First off, I want to say explicitly that none of the diversions I made from your plans were because I felt the design was in any way flawed. All the significant changes were because I’m fussy about wanting something aesthetically just so, or to fit her into her very specific role as a tender. Your plans were excellent, far better thought out than my modifications, and any difficulties I encountered in the construction were entirely my own doing, as would be any failures of the vessel as I built her.

The first big change I made, of course, was making her a peapod, double-ended. This was pretty straightforward: figure out the midpoints of all the longitudinal elements, backbone and hoops, and then mirror the bow section. For instance, two stems:


You can’t have too many clamps:


With the hoops, I went a little further off piste. I knew I wanted a concave sheerline, and the best way to accomplish that in this situation was to have hoops with a fair curve, and then angle them down slightly. So the hoops are a slightly different shape than the typical Fliptail’s; significantly, there is no absolutely straight section, they are curved throughout. They still start from the same principles and basic dimensions, though –and they still take a lot of clamps:


Turns out you can’t get 10mm plywood over here. Even high end wood suppliers stock in 1mm increments up to 9mm, then jump to 12mm. For the sake of lightness, as well as because 12mm wouldn’t fit when folded up, I used 9mm okume. It turns out it’s pretty flexible stuff, when you’re sitting on it, but I think it’ll be fine. Again, I slightly tweaked her plan view, even beyond making her double-ended, to fit the differently-curved hoops:


Given that she will be used in a salt water environment, all hardware is either brass or bronze. This includes 1/4"-20 bronze carriage bolts for the floorboard supports, since I didn’t have a full 10mm of ply to countersink for machine screws. (As an aside, reconciling your metric instructions to my SAE working habits and materials suppliers was a challenge in its own right):


A minor change of detail, on the keel cheeks, to remove a sharp point:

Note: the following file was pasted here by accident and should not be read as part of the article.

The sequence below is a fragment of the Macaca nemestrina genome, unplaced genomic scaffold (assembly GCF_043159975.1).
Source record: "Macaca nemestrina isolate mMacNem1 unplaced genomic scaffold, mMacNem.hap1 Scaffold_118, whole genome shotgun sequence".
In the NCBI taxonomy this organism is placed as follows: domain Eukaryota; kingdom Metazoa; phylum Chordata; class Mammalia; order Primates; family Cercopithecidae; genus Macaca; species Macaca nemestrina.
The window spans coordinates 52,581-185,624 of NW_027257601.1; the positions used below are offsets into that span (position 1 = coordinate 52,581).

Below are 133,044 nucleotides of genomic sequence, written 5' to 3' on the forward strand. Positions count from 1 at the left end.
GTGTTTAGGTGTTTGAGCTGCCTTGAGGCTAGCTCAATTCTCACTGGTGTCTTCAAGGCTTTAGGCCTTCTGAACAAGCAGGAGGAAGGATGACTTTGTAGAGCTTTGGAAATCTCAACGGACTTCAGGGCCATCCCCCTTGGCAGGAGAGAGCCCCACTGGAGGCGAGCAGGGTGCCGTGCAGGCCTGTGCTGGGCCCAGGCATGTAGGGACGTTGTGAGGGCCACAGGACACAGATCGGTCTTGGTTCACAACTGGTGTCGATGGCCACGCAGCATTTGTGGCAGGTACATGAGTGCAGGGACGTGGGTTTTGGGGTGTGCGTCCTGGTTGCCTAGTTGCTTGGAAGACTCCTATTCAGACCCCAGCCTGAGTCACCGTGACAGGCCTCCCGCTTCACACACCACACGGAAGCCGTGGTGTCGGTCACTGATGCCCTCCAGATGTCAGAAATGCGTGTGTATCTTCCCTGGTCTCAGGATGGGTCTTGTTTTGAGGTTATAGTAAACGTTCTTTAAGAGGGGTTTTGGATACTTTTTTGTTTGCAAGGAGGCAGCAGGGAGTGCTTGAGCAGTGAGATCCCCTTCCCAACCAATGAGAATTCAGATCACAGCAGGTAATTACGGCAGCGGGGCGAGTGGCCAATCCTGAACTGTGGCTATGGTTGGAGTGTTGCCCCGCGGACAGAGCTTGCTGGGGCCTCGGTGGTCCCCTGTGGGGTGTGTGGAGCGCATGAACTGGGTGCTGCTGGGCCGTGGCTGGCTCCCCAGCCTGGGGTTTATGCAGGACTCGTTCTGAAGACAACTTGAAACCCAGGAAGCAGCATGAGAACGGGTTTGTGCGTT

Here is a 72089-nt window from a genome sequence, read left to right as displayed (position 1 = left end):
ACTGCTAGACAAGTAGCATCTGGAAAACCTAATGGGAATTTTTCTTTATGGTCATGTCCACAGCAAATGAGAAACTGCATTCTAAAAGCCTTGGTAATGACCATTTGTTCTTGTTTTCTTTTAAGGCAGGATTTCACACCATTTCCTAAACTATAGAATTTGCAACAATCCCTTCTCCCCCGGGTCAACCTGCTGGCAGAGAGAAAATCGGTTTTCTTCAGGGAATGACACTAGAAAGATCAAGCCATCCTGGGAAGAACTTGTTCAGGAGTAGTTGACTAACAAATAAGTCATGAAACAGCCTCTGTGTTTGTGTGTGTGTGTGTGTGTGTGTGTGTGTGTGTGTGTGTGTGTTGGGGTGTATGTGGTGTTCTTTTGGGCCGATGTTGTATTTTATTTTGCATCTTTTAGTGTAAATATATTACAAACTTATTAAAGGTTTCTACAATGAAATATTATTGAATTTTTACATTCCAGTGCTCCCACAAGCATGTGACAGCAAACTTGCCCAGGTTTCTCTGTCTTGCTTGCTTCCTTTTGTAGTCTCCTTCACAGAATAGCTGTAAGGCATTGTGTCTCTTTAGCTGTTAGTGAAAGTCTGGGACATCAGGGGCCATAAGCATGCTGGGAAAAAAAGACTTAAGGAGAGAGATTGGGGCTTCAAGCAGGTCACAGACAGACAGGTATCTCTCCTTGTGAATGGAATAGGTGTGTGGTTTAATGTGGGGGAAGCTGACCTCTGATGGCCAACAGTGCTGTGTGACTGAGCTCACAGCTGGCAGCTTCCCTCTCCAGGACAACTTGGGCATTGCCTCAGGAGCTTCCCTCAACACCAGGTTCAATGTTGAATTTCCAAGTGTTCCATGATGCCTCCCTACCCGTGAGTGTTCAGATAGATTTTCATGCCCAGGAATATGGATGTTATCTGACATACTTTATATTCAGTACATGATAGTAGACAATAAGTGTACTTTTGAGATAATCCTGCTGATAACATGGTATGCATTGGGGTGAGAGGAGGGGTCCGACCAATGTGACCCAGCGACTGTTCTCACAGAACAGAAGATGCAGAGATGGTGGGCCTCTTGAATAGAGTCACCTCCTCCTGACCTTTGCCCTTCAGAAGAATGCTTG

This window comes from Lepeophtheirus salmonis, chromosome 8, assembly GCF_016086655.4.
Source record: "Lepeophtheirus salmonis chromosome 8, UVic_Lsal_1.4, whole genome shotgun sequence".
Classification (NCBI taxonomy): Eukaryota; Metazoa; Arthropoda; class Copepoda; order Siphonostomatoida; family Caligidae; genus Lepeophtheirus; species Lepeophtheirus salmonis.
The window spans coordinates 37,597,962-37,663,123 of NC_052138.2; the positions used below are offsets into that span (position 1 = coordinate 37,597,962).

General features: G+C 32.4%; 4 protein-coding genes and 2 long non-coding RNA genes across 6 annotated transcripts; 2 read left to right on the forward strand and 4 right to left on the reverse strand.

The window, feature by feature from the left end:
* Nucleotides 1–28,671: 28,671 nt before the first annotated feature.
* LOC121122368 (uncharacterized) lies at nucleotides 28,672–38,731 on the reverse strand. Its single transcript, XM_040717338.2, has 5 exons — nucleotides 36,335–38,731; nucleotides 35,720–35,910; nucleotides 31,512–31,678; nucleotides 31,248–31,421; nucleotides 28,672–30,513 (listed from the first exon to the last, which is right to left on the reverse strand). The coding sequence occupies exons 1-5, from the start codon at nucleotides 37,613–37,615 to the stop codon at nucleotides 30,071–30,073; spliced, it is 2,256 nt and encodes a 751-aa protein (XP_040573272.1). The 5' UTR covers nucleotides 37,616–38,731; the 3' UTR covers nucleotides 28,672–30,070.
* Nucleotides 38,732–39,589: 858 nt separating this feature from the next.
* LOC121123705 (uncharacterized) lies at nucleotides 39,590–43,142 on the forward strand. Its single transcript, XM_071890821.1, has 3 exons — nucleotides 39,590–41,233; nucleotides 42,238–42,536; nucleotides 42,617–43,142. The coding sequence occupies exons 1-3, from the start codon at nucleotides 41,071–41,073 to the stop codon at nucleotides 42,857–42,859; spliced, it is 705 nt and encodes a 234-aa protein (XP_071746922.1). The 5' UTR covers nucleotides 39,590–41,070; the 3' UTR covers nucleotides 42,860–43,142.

I couldn’t bear to let the offcuts off the ends of the hoops go to waste, and since I wanted something a little curvier at the ends of the hoops than the cedar wedges specced in the plans, to show the sheer better, I used the offcuts thus:


Foal’s construction sequence has been considerably different from that you outline for the typical Fliptail. I have done a lot of pre-fitting of parts, since I’m detailing them differently, which means I need to assemble, disassemble, adjust, check the fit, and only then start varnishing and painting, once they’re shaped as I want them. The complexities of changing her to have a concave sheer made things even more difficult, as everything had to be assembled, scrutinized, and adjusted many times to be sure the curves were coming out right. It has definitely slowed the process, but I think the results are worth it.

To match her parent vessel, Foal is painted blue-grey inside, with bright trim.

Lower hoops in place:


Stem detail. The oak bearing pads, laminated to the stem and sternpost, have their outside faces canted out about 6°, to angle the upper hoops downward and create the concave sheerline. Angling the hoops down reduces her freeboard by a couple inches, but the geometry also works to give her sides a bit more flare:


Since I had the ash offcuts on hand, and it makes nice detailing when finished bright, the floorboard supports and upper hoop supports are of ash instead of cedar. Since the assembly process was slow anyhow, I took the time to laminate the brace-blocks onto the floorboard supports, instead of screwing them on, and shaped some curves to get rid of some weight and lighten them visually. I also glued a pad across the end grain where the lower hoops bear, to protect the end grain from splitting. In this photo, the bolts all have yet to get their nylock nuts, and be trimmed to length:


Sternpost detail. I left the pads long to create a fairlead, either for a towline, for towing Bucephalus, or for rowing out a kedge, or taking a warp ashore for mooring or warping in. The hoops also sit an inch lower on the sternpost than on the stem, to enhance her sheer: